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Meet My Uterus, Jane: My Journey With Endometriosis

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I would like to introduce you to Jane. Jane is an affectionate name I have for my uterus. As Jane is part of my body, I love her, but she also causes me an immense amount of pain, challenges and difficulties at times. She’s strong, and so am I, and we tackle this journey together.

I was diagnosed and have lived with ovarian cysts since my late teens. Cysts come and then they go; sometimes they grow to the size of a golf ball and then they rupture. This can be painful. After many years of this cycle, I am quite aware of the process of pelvic ultrasound and trans vaginal ultrasound procedures, and the inside working and symptoms arising from my uterus. I have had confirmed ruptures, and you just start to know the feeling of bigger cysts coming and going, and learn how to cope with the body changing though these phases.

Then, Jane changed. After I gave birth to my third daughter 5 years ago, I quickly noticed my body was not the same (which is “normal,” since you have just grown and have given  life to another human), but I mean my uterus was not the same, not functioning the same. Jane was not the same.

What I mean by this is my three to four days semi light “normal” periods went to five to seven days, and two to three days where life was unbearable. I swear you would think I was hemorrhaging, that the scene of me standing in the shower during this time you would think I had just murdered someone brutally. I couldn’t leave the washroom for extended periods of time (pardon the pun). I had to bring a change of clothes to work. I feared leaving the house for extended periods of time. I felt sick and most often like I would pass out at any given moment. My energy drained more than normal for a good two weeks, the pain was becoming debilitating. Heating pads and anti-inflammatory medications were a temporary help, but nowhere near a resolution. I was not satisfied that this was just my new normal.

I tracked my symptoms for years, consulted my doctor and shared my concerns every time I saw him. The birth control pill seemed the best option to control this, but I get severe migraines so I wasn’t OK with taking the pill anymore. How do you choose which of your conditions to take care of? I continued to suffer and dreaded each month as this time approached.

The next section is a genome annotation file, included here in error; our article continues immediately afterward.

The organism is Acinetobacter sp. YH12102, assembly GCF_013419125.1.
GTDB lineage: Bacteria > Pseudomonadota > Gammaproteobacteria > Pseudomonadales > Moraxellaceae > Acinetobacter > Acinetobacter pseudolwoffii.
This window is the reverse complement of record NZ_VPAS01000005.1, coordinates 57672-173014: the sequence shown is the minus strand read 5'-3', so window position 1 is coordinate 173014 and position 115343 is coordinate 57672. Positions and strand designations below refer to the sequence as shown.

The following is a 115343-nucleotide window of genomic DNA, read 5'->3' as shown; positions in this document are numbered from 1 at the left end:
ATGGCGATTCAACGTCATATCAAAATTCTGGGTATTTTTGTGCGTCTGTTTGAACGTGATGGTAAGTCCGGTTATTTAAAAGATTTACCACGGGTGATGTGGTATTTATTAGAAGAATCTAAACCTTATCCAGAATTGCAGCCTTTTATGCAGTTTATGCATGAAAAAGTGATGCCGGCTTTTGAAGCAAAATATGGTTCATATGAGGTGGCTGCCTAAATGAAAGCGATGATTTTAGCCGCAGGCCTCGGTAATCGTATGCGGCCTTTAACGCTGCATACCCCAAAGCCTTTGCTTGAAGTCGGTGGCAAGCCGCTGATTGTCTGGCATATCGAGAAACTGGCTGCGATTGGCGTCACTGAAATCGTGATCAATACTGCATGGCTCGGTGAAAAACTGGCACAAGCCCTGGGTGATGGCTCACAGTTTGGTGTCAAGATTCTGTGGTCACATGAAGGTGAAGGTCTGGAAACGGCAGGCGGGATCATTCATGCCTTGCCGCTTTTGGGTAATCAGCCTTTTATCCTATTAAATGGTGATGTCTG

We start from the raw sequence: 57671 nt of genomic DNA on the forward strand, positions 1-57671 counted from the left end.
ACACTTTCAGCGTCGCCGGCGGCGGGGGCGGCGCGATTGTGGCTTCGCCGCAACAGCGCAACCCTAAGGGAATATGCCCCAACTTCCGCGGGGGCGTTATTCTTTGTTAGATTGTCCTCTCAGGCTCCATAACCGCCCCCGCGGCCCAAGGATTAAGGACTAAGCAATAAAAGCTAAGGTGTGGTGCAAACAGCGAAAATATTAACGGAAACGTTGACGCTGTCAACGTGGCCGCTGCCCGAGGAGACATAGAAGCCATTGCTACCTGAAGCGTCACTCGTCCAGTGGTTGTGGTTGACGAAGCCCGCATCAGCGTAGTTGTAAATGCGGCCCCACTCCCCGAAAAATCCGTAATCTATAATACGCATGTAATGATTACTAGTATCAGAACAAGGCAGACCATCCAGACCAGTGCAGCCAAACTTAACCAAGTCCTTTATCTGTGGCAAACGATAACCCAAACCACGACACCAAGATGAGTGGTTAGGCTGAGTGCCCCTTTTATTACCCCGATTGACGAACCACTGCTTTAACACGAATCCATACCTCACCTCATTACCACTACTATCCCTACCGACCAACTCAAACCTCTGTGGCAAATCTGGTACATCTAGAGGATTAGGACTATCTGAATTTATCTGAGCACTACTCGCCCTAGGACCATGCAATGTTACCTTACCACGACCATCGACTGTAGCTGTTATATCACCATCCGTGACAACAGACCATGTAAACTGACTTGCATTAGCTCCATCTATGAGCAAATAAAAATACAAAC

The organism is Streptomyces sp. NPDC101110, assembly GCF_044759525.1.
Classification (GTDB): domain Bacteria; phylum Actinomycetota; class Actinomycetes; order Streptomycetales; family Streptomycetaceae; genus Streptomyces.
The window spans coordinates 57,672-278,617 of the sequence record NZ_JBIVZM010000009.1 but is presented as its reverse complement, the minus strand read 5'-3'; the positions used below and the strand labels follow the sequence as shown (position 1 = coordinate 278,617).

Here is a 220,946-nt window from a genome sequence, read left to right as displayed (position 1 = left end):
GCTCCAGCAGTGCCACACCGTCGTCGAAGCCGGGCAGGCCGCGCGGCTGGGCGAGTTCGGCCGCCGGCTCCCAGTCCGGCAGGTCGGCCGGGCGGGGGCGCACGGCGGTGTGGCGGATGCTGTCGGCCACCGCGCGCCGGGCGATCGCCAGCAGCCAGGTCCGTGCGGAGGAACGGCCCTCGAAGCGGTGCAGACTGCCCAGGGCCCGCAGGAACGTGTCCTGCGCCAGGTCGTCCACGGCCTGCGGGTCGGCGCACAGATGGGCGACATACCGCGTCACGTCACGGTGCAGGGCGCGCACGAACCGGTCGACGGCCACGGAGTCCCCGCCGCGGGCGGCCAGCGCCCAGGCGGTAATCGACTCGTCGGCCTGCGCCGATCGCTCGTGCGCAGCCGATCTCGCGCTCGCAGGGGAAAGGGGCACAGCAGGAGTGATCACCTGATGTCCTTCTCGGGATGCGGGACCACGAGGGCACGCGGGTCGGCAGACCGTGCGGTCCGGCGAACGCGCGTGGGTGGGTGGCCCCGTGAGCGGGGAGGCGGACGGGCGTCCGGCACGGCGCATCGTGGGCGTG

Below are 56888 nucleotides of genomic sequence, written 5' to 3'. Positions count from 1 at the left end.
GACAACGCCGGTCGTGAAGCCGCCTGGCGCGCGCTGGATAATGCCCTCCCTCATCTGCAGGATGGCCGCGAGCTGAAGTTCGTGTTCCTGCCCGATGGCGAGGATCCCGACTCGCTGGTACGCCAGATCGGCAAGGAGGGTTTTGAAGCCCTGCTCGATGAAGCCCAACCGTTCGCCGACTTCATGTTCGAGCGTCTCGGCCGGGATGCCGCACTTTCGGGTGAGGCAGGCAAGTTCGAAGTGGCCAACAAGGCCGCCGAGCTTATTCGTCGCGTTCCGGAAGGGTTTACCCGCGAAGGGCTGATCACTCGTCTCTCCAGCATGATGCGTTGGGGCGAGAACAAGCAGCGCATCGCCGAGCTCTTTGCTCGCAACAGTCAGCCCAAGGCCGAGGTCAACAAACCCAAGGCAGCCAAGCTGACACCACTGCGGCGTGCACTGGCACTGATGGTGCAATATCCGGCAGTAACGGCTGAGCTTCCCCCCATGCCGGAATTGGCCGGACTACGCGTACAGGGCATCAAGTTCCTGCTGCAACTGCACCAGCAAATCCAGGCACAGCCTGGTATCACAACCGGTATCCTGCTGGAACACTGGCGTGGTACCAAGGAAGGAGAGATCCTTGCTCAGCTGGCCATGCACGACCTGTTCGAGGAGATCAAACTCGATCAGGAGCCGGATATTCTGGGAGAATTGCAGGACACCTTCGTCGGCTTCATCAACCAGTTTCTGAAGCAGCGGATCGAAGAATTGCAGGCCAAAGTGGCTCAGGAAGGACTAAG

I noticed a pattern. My pain was so much worse during ovulation. My stomach bloated sometimes so bad I looked 6 months pregnant. I asked my family doctor if we could schedule an ultrasound during this time in my cycle just to see if “Jane” was acting visibly different during this time. My doctor agreed and I went in the following month.

It wasn’t long after my ultrasound appointment I received a phone call from my doctor himself, which was a surprise. He wanted to tell me that they had found an endometrioma on my left ovary.  His voice sounded caring and almost like he was giving me some pretty bad news. But he did explain he was not an expert in this area and he was going to refer me to a gynecologist. I appreciated the call from him, and the referral — maybe there was some hope for me now?

I had never heard of this before, so obviously straight to Google to find more about what Jane had cooking up inside of me. As my doctor advised, an endometrioma is found in a woman with endometriosis. I had heard of endometriosis before, but I did not know what it was or what it did. I started reading and learning and educating myself while I waited for my appointment. Things were starting to make sense to me now — complete sense.

I met my gynecologist, and for the first time I felt acknowledged: my pain, my bleeding, my suffering, was not something that is just “OK” or “normal.” She told me I shouldn’t have to live this way and endure these struggles; that was a blissful moment to just be acknowledged for all I had been going through finally. Someone finally understood. Now, endometriosis cannot be diagnosed without a laparoscopy and testing of the tissue, but an endometrioma found and all of my symptoms are enough to treat me for “Endo.”

Tricky part was going to be sifting through my other illnesses and medications to find a treatment plan that works for me. This would be trial and error. I had a biopsy which came back normal, and we decided together that the next step was to try an IUD. I was terrified of having something in my body that I couldn’t just remove at whim — what if I thought it was causing more harm than help? I wasn’t thrilled about again adding more hormones to my body, but this is hormone therapy. My doctor reassured me that if I wanted it removed she would get me in for an appointment quickly and take it out.

I filled the prescription and came back to have it positioned. Everything went well. I initially had some light pain and cramping, but it was just fine.

It took some time, but the changes and the results have been amazing for me. After three months, I saw a drastic decrease in my horrid period  symptoms. In six months, the pain decreased and my periods started to dwindle. I know this is no cure, but it has relieved  many symptoms, and reduced my pain.

Now, 10 months later, I almost have no period at all. It has been a life changer for me. I don’t find the IUD is interacting with my other illnesses or medication. Yes, I still have pain and cysts growing all the time, but it is much more manageable than in the past. I am thankful that the treatment so far is helping and Jane is having more good times than bad these days. Jane and I can now be in harmony more often than not.

Never give up, listen to your body, know it, learn it and then keep asking for help until someone listens.

Photo by Havilah Galaxy via Unsplash.
Originally published: January 17, 2020
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